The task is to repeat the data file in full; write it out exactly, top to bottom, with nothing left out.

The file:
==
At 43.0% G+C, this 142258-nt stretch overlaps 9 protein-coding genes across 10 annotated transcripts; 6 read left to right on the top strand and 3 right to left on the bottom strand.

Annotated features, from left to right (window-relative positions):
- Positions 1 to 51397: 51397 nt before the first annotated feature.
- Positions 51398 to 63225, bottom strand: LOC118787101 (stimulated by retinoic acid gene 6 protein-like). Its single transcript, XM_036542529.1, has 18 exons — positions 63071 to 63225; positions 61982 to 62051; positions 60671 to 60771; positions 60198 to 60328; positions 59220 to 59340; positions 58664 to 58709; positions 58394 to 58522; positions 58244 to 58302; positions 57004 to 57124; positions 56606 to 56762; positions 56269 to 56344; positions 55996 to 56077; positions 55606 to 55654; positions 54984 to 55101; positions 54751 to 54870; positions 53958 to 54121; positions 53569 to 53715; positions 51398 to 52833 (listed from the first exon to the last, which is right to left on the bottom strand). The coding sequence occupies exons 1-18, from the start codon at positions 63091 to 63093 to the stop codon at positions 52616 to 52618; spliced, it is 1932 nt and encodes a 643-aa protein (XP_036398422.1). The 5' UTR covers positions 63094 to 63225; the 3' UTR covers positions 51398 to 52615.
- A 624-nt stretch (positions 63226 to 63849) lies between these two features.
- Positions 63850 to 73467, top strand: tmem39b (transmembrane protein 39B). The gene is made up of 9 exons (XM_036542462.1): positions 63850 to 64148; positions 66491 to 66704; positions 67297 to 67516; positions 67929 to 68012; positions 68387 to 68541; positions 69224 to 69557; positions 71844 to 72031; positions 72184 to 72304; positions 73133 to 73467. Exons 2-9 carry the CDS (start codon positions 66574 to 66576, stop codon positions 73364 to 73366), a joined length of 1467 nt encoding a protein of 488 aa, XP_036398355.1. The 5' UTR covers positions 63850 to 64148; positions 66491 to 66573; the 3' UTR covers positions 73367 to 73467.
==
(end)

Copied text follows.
At 43.0% G+C, this 142258-nt stretch overlaps 9 protein-coding genes across 10 annotated transcripts; 6 read left to right on the top strand and 3 right to left on the bottom strand.

Annotated features, from left to right (window-relative positions):
- Positions 1 to 51397: 51397 nt before the first annotated feature.
- Positions 51398 to 63225, bottom strand: LOC118787101 (stimulated by retinoic acid gene 6 protein-like). Its single transcript, XM_036542529.1, has 18 exons — positions 63071 to 63225; positions 61982 to 62051; positions 60671 to 60771; positions 60198 to 60328; positions 59220 to 59340; positions 58664 to 58709; positions 58394 to 58522; positions 58244 to 58302; positions 57004 to 57124; positions 56606 to 56762; positions 56269 to 56344; positions 55996 to 56077; positions 55606 to 55654; positions 54984 to 55101; positions 54751 to 54870; positions 53958 to 54121; positions 53569 to 53715; positions 51398 to 52833 (listed from the first exon to the last, which is right to left on the bottom strand). The coding sequence occupies exons 1-18, from the start codon at positions 63091 to 63093 to the stop codon at positions 52616 to 52618; spliced, it is 1932 nt and encodes a 643-aa protein (XP_036398422.1). The 5' UTR covers positions 63094 to 63225; the 3' UTR covers positions 51398 to 52615.
- A 624-nt stretch (positions 63226 to 63849) lies between these two features.
- Positions 63850 to 73467, top strand: tmem39b (transmembrane protein 39B). The gene is made up of 9 exons (XM_036542462.1): positions 63850 to 64148; positions 66491 to 66704; positions 67297 to 67516; positions 67929 to 68012; positions 68387 to 68541; positions 69224 to 69557; positions 71844 to 72031; positions 72184 to 72304; positions 73133 to 73467. Exons 2-9 carry the CDS (start codon positions 66574 to 66576, stop codon positions 73364 to 73366), a joined length of 1467 nt encoding a protein of 488 aa, XP_036398355.1. The 5' UTR covers positions 63850 to 64148; positions 66491 to 66573; the 3' UTR covers positions 73367 to 73467.